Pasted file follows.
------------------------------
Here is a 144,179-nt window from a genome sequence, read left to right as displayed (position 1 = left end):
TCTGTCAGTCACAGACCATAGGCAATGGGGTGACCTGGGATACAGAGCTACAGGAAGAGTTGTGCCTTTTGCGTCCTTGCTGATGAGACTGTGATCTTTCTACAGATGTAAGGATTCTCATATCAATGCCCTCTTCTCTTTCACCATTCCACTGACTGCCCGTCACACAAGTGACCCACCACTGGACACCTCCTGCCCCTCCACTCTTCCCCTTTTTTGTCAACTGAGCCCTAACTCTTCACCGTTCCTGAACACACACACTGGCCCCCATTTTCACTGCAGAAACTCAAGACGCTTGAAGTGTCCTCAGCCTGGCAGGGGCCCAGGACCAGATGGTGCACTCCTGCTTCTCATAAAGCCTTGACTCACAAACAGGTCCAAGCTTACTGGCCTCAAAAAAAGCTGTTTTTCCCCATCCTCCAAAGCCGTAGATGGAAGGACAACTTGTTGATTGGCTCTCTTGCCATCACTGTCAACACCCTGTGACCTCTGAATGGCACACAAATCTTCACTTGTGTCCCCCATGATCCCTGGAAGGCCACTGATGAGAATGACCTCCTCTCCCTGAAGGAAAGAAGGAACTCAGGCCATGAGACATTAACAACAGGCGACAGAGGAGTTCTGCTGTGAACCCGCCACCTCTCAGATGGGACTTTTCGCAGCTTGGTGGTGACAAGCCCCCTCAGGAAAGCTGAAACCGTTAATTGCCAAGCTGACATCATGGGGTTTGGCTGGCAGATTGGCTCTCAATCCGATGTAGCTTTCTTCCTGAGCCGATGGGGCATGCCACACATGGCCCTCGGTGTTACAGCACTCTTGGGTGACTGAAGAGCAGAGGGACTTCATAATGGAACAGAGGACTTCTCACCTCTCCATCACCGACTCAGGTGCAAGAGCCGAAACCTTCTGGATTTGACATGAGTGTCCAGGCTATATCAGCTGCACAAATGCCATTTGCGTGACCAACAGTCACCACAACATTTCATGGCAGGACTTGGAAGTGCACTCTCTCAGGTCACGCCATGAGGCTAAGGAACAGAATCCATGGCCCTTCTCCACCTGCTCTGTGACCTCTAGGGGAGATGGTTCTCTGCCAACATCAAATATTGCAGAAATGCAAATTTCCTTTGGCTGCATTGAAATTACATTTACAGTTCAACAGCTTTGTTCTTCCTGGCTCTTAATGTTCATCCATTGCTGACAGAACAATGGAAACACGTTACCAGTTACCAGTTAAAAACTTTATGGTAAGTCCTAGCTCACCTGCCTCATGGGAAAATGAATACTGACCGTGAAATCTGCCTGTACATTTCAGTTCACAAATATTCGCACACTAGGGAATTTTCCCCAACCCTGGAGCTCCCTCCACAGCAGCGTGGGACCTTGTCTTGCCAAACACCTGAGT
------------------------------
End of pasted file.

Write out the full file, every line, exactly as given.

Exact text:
Here is a 144,179-nt window from a genome sequence, read left to right as displayed (position 1 = left end):
TCTGTCAGTCACAGACCATAGGCAATGGGGTGACCTGGGATACAGAGCTACAGGAAGAGTTGTGCCTTTTGCGTCCTTGCTGATGAGACTGTGATCTTTCTACAGATGTAAGGATTCTCATATCAATGCCCTCTTCTCTTTCACCATTCCACTGACTGCCCGTCACACAAGTGACCCACCACTGGACACCTCCTGCCCCTCCACTCTTCCCCTTTTTTGTCAACTGAGCCCTAACTCTTCACCGTTCCTGAACACACACACTGGCCCCCATTTTCACTGCAGAAACTCAAGACGCTTGAAGTGTCCTCAGCCTGGCAGGGGCCCAGGACCAGATGGTGCACTCCTGCTTCTCATAAAGCCTTGACTCACAAACAGGTCCAAGCTTACTGGCCTCAAAAAAAGCTGTTTTTCCCCATCCTCCAAAGCCGTAGATGGAAGGACAACTTGTTGATTGGCTCTCTTGCCATCACTGTCAACACCCTGTGACCTCTGAATGGCACACAAATCTTCACTTGTGTCCCCCATGATCCCTGGAAGGCCACTGATGAGAATGACCTCCTCTCCCTGAAGGAAAGAAGGAACTCAGGCCATGAGACATTAACAACAGGCGACAGAGGAGTTCTGCTGTGAACCCGCCACCTCTCAGATGGGACTTTTCGCAGCTTGGTGGTGACAAGCCCCCTCAGGAAAGCTGAAACCGTTAATTGCCAAGCTGACATCATGGGGTTTGGCTGGCAGATTGGCTCTCAATCCGATGTAGCTTTCTTCCTGAGCCGATGGGGCATGCCACACATGGCCCTCGGTGTTACAGCACTCTTGGGTGACTGAAGAGCAGAGGGACTTCATAATGGAACAGAGGACTTCTCACCTCTCCATCACCGACTCAGGTGCAAGAGCCGAAACCTTCTGGATTTGACATGAGTGTCCAGGCTATATCAGCTGCACAAATGCCATTTGCGTGACCAACAGTCACCACAACATTTCATGGCAGGACTTGGAAGTGCACTCTCTCAGGTCACGCCATGAGGCTAAGGAACAGAATCCATGGCCCTTCTCCACCTGCTCTGTGACCTCTAGGGGAGATGGTTCTCTGCCAACATCAAATATTGCAGAAATGCAAATTTCCTTTGGCTGCATTGAAATTACATTTACAGTTCAACAGCTTTGTTCTTCCTGGCTCTTAATGTTCATCCATTGCTGACAGAACAATGGAAACACGTTACCAGTTACCAGTTAAAAACTTTATGGTAAGTCCTAGCTCACCTGCCTCATGGGAAAATGAATACTGACCGTGAAATCTGCCTGTACATTTCAGTTCACAAATATTCGCACACTAGGGAATTTTCCCCAACCCTGGAGCTCCCTCCACAGCAGCGTGGGACCTTGTCTTGCCAAACACCTGAGT